My name is Sarah and I'm so glad you're here!
This blog is where you'll find all my best tips and tricks to organize, simplify, and streamline your business and life.
If your website is the virtual storefront for your business, your inbox is the front door.
Though your social media accounts often act as an extension of your virtual storefront and may very well be the first place you have a conversation with a potential client or customer, the inbox is where those conversations can move beyond simple questions or comments to deeper waters that can lead to booking them.
How you respond via email — including both the words you use and the timeliness of that response — are a direct indication to potential clients and customers about what they can expect if they choose to work with you.
If you’re like a lot of business owners, you know this is true and so you know keeping your inbox organized and under control isn’t just important but vital to the health of your business. But knowing it’s important and making it actually happen are two very different things.
When you have inquiries from prospective clients, emails from current clients, conversations with other business owners, and other resources and subscriptions coming in every single day, it can feel like a never ending battle to keep things organized and in tip top shape.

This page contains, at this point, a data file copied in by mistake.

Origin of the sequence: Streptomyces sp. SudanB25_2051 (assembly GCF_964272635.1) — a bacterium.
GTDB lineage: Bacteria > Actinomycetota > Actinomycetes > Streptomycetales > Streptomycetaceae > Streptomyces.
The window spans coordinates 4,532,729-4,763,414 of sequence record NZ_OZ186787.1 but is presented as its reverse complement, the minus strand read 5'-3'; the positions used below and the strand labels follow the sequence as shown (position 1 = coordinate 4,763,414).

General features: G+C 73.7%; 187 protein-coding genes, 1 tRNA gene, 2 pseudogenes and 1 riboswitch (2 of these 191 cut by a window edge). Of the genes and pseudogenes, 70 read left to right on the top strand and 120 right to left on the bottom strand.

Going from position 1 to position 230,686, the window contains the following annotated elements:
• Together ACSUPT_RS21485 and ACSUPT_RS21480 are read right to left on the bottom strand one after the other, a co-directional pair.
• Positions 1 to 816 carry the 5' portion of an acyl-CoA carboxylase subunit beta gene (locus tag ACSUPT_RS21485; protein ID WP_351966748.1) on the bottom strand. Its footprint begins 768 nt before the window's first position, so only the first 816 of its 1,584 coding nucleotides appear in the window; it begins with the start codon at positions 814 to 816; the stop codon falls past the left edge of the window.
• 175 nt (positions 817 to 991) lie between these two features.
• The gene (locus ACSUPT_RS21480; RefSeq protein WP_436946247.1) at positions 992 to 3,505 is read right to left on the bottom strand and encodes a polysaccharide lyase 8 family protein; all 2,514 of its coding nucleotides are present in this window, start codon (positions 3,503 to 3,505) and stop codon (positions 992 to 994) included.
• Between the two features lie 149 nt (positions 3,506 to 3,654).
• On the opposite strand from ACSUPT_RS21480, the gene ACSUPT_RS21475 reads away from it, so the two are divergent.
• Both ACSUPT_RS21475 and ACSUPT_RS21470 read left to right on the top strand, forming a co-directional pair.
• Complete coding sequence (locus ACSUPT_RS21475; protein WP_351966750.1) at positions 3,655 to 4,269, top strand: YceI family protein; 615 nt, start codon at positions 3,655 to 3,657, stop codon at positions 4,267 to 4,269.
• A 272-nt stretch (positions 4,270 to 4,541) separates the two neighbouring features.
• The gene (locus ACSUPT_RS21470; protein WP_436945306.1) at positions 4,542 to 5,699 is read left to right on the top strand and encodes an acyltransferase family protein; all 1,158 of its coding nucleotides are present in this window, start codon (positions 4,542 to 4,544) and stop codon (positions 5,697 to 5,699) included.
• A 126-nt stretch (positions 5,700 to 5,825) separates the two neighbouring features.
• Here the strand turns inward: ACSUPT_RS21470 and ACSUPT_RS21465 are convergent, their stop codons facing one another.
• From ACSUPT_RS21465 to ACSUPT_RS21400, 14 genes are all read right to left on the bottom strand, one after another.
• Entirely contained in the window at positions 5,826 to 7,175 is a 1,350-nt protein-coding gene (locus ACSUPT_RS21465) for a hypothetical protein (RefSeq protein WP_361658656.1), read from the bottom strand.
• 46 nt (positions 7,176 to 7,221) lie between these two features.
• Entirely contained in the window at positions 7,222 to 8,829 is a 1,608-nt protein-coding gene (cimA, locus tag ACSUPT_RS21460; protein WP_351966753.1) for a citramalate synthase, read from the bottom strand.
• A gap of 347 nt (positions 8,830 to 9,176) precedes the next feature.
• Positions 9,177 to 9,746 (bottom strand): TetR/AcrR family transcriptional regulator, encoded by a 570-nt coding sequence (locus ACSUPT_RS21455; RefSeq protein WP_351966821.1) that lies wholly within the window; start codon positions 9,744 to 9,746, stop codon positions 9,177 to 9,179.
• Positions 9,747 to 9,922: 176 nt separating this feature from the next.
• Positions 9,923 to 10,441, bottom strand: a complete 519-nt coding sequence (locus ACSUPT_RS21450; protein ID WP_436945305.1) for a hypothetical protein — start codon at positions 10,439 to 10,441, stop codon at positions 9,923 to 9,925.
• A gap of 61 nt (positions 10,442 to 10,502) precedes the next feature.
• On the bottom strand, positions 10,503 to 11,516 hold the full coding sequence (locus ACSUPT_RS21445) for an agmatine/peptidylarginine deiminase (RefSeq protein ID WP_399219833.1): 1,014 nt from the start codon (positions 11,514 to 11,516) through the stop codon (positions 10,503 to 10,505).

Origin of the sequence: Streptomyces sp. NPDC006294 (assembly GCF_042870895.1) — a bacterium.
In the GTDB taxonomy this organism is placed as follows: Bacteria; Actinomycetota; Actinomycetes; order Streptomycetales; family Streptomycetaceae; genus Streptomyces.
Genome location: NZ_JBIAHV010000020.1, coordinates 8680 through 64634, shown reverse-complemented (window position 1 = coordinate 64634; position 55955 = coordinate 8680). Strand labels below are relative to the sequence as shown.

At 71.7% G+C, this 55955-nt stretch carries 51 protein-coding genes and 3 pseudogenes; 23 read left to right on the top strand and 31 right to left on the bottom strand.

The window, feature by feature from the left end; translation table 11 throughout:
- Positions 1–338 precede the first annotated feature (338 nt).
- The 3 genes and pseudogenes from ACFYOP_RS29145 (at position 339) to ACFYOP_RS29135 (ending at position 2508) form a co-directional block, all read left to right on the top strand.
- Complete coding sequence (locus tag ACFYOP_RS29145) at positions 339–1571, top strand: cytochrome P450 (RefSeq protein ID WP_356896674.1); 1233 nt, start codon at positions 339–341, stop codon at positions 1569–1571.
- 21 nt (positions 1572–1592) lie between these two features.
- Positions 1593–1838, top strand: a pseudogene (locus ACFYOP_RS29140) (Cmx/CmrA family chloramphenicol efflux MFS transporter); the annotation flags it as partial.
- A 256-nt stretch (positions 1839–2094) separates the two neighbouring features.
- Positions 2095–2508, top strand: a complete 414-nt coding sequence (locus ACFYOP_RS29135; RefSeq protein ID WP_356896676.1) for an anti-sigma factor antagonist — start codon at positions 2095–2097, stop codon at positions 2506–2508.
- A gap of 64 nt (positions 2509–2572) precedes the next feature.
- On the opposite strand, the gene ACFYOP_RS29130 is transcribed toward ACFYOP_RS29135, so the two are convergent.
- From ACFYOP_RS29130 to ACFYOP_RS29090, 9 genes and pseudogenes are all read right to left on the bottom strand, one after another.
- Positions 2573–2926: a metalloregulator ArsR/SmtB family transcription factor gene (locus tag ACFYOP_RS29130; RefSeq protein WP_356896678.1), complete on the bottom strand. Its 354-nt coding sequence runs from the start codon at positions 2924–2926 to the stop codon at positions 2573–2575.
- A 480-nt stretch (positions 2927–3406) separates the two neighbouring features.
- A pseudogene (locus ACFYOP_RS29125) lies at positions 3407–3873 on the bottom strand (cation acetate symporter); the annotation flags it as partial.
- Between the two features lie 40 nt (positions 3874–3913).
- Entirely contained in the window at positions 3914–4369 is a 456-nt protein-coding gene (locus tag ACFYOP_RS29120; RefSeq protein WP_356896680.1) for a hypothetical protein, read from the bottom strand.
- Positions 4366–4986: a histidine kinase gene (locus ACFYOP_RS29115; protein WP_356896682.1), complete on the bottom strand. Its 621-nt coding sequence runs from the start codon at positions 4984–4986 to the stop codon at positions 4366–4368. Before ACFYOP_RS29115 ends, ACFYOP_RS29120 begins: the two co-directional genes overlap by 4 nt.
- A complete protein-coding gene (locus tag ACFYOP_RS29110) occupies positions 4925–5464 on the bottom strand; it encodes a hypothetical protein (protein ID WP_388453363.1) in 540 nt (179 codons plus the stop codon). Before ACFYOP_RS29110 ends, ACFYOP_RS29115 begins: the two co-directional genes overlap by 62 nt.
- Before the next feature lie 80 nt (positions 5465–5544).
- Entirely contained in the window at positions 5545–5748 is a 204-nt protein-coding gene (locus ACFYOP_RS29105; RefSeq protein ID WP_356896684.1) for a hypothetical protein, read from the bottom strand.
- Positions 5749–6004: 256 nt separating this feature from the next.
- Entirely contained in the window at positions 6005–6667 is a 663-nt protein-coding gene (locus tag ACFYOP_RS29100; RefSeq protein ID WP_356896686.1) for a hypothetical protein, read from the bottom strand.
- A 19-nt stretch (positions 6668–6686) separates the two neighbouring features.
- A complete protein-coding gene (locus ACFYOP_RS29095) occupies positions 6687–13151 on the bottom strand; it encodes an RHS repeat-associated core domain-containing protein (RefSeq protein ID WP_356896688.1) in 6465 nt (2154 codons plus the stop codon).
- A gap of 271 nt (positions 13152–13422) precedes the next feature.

Would you believe me if I told you I have six different inboxes between my personal and business life and I get every single one of them to inbox zero nearly every single week?
It might sound crazy, but it’s true. I’m able to do that because every single one of those inboxes is intentionally organized to help me focus on the emails that need my attention and weed out the ones that don’t. The question is, of course, how can you do that?
So your inbox is a total mess and the number of “unread” notifications makes you want to run and hide. You might think getting it from where it’s at now to inbox zero is a total impossibility, but trust me when I say you can do it. All it takes is one big organization overhaul (or maybe two), the implementation of a maintenance system, and you’re good as gold!
First things first: you cannot organize your inbox if you don’t know what’s in it, so you have to start by getting straight on what’s in there.
Do you have a bajillion unread subscriptions or resources from other business owners? What about emails from clients, be they prospective, former, or current? Or are you always ignoring those random inquiries from people who “just want to pick your brain” or “have a quick question”?
This doesn’t have to be a super deep dive, but just do a scan to get a feel for what you’ve got going on in there overall and what’s in there that you’re constantly avoiding dealing with.
Once you’ve done a general assessment and figured out what’s in the inbox, it’s time to start with the most basic organization system — piles.